By Aaron McIntosh, Director of Product Marketing, WinMagic & Marketing Work Group Co- Chair of the Trusted Computing Group (TCG)
As society becomes more and more connected with the development of technologies like the Internet of Things (IoT), it becomes crucial that every device on a network is protected and trusted to ensure there are no weak links or easy routes for hackers to get in.
The ways that hackers are gaining access to large corporate networks is often a consequence of the rise of IoT, but the methods of access are becoming slightly unorthodox. There have been several instances of air-conditioning and CCTV systems being targeted as an entry method into a wider network, and in 2018 a thermometer in a fish tank was used to hack into a large casino. With IoT bringing more connected devices, the possibilities are endless, and businesses need to reduce the likelihood of an attack by having sufficient protection on every single device.
The rise of IoT
If there are multiple devices that are connected to the same network, the required level of security must be provided for each device to ensure ultimate protection. A cheap CCTV camera must have adequate protection, as should an expensive server to ensure there is no point of access for cybercriminals. The level of security itself may vary between devices, but the secured embedded protection must meet the individual needs of each device.
A customized security approach is required by businesses to manage the individual needs of each device, but this can be easily achieved using technologies that are widely available. TCG’s security standards are based on the concept of Trusted Computing, where a Root of Trust forms the foundation of the device and meets the specific requirements of the device itself or its deployment.
Device security shouldn’t start at the device level. Businesses need to make security a corporate priority at the data level first. And by ‘priority’, this means data security needs to be a part of everyday operational activities. It needs to be backed by sensible policy, and those policies need to be tested, audited and enforced with rigor.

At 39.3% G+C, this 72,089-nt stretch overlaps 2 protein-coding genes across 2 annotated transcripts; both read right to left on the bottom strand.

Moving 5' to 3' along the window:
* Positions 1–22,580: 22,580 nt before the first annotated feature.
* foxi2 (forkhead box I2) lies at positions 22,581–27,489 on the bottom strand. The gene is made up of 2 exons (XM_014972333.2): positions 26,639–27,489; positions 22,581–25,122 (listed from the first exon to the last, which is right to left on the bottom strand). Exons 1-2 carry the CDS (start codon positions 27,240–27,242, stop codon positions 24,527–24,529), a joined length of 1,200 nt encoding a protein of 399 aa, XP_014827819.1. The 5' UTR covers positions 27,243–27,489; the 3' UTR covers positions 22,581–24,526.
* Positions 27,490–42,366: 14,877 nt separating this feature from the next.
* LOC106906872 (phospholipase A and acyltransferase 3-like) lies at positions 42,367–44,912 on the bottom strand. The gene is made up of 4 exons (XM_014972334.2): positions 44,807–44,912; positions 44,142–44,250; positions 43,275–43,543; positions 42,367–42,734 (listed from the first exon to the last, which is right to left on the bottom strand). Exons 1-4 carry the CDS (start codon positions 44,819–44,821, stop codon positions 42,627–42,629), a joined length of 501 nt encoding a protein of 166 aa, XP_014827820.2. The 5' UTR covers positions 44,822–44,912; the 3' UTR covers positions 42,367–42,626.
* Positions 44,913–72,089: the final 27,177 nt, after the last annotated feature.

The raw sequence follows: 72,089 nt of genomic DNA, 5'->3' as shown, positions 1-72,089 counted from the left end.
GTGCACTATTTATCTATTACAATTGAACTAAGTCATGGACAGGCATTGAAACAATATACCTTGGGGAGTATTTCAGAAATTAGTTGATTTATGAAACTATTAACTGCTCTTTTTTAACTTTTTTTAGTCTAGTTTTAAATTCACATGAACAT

Among the solutions available to ensure data and device protection is the Trusted Platform Model (TPM). The TPM has driven the work that TCG does for over a decade and is a go-to solution for those looking to protect their embedded systems. It provides integrity measurements, health checks and authentication services and crucially, can be implemented at different security levels depending on the requirements.
Encryption forms the foundation of any data security strategy. It should be the first line of defense, not the last line, which is what we see on too many occasions. Every single device with a disk or drive needs to have encryption, so even if the physical device falls into the wrong hands, the subsequent fall-out is limited.
There have been many high-profile cases where a disgruntled employee or third-party contractor has stolen data. To prevent this, businesses need a suitable and customized security approach in place that can clearly indicate the security status of every single device within their IT ecosystem. If there was a breach of privacy, data privacy regulations, like GDPR, insist that a business must react correctly and in a timely manner. If a business isn’t aware of every device on the network, the protection status or whereabouts of customer data, or even how a hacker gained access, could take a long time – resulting in additional fines.
As physical systems and devices become more and more networked, they are going to become a prime target for attackers. But as IoT technology advances, so do the security solutions that protect against hacks. TCG believes that the next stage of protection will be adding a cyber resiliency system that behaves like the human immune system. It will be able to recognize when it has been infected, locate an intruder, actively deploy countermeasures and then become stronger. TCG has formed the TCG Cyber Resilient Technology (CyRes) Work Group that intends to improve the resilience of future platforms by applying trusted computing technologies. The workgroup is working to develop new technologies, promote existing best-practices and co-ordinate efforts in other groups inside and outside of TCG.
To find out more about TCG and its role in enabling secure computing, visit https://trustedcomputinggroup.org/.
Membership in the Trusted Computing Group is your key to participating with fellow industry stakeholders in the quest to develop and promote trusted computing technologies.
Standards-based Trusted Computing technologies developed by TCG members now are deployed in enterprise systems, storage systems, networks, embedded systems, and mobile devices and can help secure cloud computing and virtualized systems.
Trusted Computing Group announced that its TPM 2.0 (Trusted Platform Module) Library Specification was approved as a formal international standard under ISO/IEC (the International Organization for Standardization and the International Electrotechnical Commission). TCG has 90+ specifications and guidance documents to help build a trusted computing environment.